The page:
Tips for Holiday Eating
- Be Realistic – Instead of trying to lose weight during the holidays, set a goal of weight maintenance. This is more realistic, freeing you from the “all or nothing” thinking that sabotages healthy eating.
- Plan Ahead – Try not to arrive to a party hungry. Eat a light but filling snack (such as Greek yogurt or a piece of fruit) before getting there. DO NOT SKIP meals, keep carbohydrates consistent throughout the day; try to stick to your usual meal plan.
- Avoid Overeating – Try to stay at least an arm’s length away from the food table before and after eating to prevent nibbling. Before heading through the buffet line, circle around the food table so you can choose the food you want to eat. Position yourself at the end of the line; you will be less likely to go back for seconds. Choose smaller portions of your favorite foods and eat slowly, savoring every bite. If you want to go for seconds, wait a few minutes first so you can really feel your body’s response to fullness.
- Alcohol – Limit alcohol since it is high in calories and CAN stimulate your appetite. If you want to drink alcohol, set a limit of one or two drinks per occasion. Always consume alcohol with food and avoid sweet wines and liqueurs. Try having club soda / calorie-free sparkling water, or water with a lime or lemon.
First, know your “SAFE” foods
- Turkey – White meat is lean and high in protein. But don’t eat the skin, and skip the stuffing.
- Gravy – Do not drown your turkey in gravy. But you can ladle a tablespoon or so onto your plate and dip the lines of your fork in it before taking a bite of turkey. That way, your turkey won’t be as dry, but you won’t overindulge.
- Sweet potatoes – We’re not talking about the ones smothered in butter, brown sugar and marshmallows. If broiled or baked, sweet potatoes are very healthy sources of Vitamin A, filling and tasty.
- Vegetables – Remember to avoid veggies in in creamy sauces or with lots of butter or cheese. Roasted vegetable dishes are a good substitute for casserole sides. Salads are also great too!
- Cranberry sauce – Cranberries are high in antioxidants and bursting with flavor. You can feel free to use cranberry sauce in place of gravy to give your turkey a zing.
- Water – Keep a water glass handy at all times. Drinking plenty of water will help you feel full.
Holiday Exercise Tips
For many, the holidays equal shopping, quality time with family and gorging on cookies, cakes and holiday feasts. While the hustle and bustle of the season may tempt you to take a hiatus from healthy eating and exercise, you can stay fit through the holidays by incorporating exercise into your favorite seasonal activities.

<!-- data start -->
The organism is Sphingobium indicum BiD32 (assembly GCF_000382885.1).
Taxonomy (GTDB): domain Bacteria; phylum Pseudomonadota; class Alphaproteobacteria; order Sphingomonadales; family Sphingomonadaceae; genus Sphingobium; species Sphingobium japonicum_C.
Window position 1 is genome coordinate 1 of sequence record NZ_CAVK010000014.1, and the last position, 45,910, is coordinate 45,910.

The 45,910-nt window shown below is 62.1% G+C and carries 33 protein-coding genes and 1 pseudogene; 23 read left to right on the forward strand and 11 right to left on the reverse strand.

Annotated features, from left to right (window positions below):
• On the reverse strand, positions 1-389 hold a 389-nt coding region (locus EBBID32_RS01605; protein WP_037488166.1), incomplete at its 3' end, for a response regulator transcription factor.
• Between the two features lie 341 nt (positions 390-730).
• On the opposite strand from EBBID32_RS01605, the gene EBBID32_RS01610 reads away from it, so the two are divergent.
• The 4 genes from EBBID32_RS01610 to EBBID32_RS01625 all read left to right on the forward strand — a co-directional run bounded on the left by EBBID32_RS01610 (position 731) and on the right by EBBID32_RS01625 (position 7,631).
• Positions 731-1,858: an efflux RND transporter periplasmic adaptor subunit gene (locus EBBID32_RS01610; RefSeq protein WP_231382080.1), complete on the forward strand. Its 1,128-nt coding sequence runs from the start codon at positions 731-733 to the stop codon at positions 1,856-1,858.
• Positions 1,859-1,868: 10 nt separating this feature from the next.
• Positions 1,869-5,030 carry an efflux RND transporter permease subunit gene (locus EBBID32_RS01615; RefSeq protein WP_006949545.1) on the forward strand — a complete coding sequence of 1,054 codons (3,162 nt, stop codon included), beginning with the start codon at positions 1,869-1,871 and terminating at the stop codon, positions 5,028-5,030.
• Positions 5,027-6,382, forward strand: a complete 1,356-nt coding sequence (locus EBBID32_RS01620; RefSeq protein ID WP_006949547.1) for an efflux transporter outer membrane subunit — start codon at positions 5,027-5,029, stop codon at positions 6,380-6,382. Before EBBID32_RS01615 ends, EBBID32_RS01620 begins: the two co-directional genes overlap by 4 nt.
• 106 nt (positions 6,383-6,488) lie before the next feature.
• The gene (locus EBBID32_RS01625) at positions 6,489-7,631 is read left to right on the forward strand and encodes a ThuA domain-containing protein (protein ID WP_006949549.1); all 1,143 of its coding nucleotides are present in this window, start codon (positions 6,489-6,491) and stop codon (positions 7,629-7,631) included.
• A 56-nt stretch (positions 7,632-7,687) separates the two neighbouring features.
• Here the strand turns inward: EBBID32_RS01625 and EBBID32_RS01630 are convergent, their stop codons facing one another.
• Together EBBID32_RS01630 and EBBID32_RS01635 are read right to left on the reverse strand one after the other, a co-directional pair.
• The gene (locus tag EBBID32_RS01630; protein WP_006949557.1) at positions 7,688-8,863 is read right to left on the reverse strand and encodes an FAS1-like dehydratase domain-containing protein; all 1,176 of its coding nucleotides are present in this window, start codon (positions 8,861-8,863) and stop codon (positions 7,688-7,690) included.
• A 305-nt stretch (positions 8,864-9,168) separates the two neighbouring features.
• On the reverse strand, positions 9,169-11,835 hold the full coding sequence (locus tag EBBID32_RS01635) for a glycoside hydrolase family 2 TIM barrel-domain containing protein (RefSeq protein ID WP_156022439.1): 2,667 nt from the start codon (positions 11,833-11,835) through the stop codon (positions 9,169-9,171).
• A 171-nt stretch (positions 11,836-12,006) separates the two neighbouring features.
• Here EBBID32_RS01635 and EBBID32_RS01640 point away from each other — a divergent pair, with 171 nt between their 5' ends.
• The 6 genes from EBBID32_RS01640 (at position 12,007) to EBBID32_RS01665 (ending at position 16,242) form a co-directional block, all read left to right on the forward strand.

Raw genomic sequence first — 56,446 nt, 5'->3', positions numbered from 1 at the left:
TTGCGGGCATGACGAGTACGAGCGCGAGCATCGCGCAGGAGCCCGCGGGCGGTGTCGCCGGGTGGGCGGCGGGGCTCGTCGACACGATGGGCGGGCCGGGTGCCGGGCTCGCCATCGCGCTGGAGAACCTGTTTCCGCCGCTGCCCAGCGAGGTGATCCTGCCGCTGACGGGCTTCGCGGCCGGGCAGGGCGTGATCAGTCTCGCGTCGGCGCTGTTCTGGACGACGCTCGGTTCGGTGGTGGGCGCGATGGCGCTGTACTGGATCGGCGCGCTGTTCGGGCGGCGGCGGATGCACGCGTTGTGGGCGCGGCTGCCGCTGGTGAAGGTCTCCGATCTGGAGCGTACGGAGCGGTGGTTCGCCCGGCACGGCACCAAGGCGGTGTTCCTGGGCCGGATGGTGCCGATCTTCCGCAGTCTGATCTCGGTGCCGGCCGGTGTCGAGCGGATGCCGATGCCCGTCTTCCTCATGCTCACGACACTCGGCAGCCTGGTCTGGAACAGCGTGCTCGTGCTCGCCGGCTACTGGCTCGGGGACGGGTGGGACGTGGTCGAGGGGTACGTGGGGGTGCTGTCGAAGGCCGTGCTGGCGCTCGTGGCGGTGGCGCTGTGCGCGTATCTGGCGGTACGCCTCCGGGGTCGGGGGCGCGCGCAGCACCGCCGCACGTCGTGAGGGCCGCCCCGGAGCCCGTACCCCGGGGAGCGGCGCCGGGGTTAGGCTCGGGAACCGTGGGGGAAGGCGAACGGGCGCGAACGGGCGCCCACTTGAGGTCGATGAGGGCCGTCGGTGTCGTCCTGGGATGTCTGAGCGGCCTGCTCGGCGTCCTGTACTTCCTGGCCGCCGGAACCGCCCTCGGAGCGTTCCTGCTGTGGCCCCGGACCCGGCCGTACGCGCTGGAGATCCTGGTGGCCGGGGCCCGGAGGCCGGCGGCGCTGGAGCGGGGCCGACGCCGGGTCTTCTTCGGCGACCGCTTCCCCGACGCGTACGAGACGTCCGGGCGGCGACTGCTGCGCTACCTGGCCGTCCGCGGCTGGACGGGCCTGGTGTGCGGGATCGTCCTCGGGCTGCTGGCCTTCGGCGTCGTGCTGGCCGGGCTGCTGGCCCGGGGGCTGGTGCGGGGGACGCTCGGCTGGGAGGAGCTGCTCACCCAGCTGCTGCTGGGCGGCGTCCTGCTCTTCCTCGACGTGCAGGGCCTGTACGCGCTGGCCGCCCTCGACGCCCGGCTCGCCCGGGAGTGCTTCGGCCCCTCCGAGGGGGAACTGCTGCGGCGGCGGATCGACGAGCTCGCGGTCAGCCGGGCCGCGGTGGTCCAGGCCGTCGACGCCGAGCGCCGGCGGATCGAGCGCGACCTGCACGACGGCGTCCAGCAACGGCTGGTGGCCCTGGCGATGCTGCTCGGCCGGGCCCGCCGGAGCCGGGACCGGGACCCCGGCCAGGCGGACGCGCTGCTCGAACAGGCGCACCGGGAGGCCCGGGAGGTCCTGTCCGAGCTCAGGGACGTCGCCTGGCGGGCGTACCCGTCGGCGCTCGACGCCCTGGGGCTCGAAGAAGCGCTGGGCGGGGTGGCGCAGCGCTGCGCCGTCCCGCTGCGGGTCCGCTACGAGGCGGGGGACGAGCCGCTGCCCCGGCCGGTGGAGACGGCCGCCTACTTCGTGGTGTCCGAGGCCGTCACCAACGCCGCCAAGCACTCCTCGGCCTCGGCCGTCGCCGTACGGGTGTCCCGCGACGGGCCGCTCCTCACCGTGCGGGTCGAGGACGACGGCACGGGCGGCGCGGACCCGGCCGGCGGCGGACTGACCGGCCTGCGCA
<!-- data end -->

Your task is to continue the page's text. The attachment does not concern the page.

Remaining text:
- Set Realistic Fitness Goals – The holidays tend to be busy, and it might not be realistic for you to get in your customary daily hour at the gym. Instead of setting yourself up for disappointment by trying to fit too much into the holiday season, modify your goals to something achievable, the American Council on Exercise suggests.
- Sweat While You Shop – By turning your holiday shopping runs to the mall into exercise sessions, you’ll save yourself time while burning off Thanksgiving dinner. Texas Woman’s University recommends parking in the back of the lot and power-walking around the mall a few times before you begin bargain hunting.
- Exercise in Short Spurts – You should be getting 30 to 60 minutes of moderate-intensity exercise at least four days per week, the Mayo Clinic advises–but you don’t have to get it all at the same time. Shovel the snow from your driveway in the morning, go for a short jog after lunch and take your dog for a stroll in the evening.
- Transform Family Time into Fitness Time – Spending time with loved ones is part of what makes the holidays so special, but you don’t have to give up this time to exercise. Instead, recruit your family and friends to join you in your fitness pursuits. Stage a snowball fight, go ice-skating or rake the leaves together to get your heart rate up while enjoying the company.
- At-Home Workout – Instead of spending your time driving to the gym and back, invest in a home workout DVD. Many call for inexpensive and basic equipment, such as resistance bands, an exercise ball or dumbbells, and you can always find 20 minutes to pop in the video between holiday activities.
A Couple of Last Hints
Stay Off the Blood Sugar Roller Coaster
Eat foods that won’t spike your blood sugar. Stick to lean pprotein, veggies and fruits. Drink water. The trick is to stay away from foods that will trigger a binge. People who think having a harmless piece of toast with jelly as a snack won’t tank a diet need to be wary. One small snack such as this can cause even the most dedicated dieter to leap off into a vat of pasta if they are even remotely insulin resistant, which means as their blood sugar raises rapidly, so will insulin, which in turn can trigger a voracious appetite! Stick to your program and prevent sugar rushes which can end in diet disaster!
Forgive, Forget and Focus!
So, you overindulge one night. You wake up and have an “Oh @#$%!” moment. You blew it. We all do at one point or another. But then we have the opportunity to get back in the saddle again. Forgive yourself and get back on your program. Eat leaner than usual. Engage in more physical activity than you normally would. Get proactive. Remember that “Fat Ninja?” You can slip back into that powerful warrior mode and still be successful. Don’t give in to eating more things that aren’t good for you since you already had a weak moment. It is now time to forgive yourself, get strong and get happy focusing upon how you are going to look and feel on New Year’s Day!